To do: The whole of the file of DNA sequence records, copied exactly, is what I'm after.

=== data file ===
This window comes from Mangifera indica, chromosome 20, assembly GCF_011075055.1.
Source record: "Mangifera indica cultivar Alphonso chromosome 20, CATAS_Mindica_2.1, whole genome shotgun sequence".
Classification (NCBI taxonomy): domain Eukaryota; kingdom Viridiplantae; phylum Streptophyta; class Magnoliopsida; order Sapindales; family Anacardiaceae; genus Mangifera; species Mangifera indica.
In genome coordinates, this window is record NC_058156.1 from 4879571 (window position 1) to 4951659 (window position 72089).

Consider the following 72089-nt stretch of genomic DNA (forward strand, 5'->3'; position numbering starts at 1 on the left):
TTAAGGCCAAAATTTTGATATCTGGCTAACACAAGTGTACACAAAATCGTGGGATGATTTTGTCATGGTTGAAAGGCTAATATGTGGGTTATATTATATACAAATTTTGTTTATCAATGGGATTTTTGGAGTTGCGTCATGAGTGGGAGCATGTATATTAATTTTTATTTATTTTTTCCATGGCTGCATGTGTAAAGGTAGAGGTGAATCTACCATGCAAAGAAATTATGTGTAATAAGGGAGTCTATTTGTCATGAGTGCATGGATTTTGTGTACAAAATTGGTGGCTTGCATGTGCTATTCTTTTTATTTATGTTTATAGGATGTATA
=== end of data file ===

This window comes from Mangifera indica, chromosome 20, assembly GCF_011075055.1.
Source record: "Mangifera indica cultivar Alphonso chromosome 20, CATAS_Mindica_2.1, whole genome shotgun sequence".
Classification (NCBI taxonomy): domain Eukaryota; kingdom Viridiplantae; phylum Streptophyta; class Magnoliopsida; order Sapindales; family Anacardiaceae; genus Mangifera; species Mangifera indica.
In genome coordinates, this window is record NC_058156.1 from 4879571 (window position 1) to 4951659 (window position 72089).

Consider the following 72089-nt stretch of genomic DNA (forward strand, 5'->3'; position numbering starts at 1 on the left):
TTAAGGCCAAAATTTTGATATCTGGCTAACACAAGTGTACACAAAATCGTGGGATGATTTTGTCATGGTTGAAAGGCTAATATGTGGGTTATATTATATACAAATTTTGTTTATCAATGGGATTTTTGGAGTTGCGTCATGAGTGGGAGCATGTATATTAATTTTTATTTATTTTTTCCATGGCTGCATGTGTAAAGGTAGAGGTGAATCTACCATGCAAAGAAATTATGTGTAATAAGGGAGTCTATTTGTCATGAGTGCATGGATTTTGTGTACAAAATTGGTGGCTTGCATGTGCTATTCTTTTTATTTATGTTTATAGGATGTATA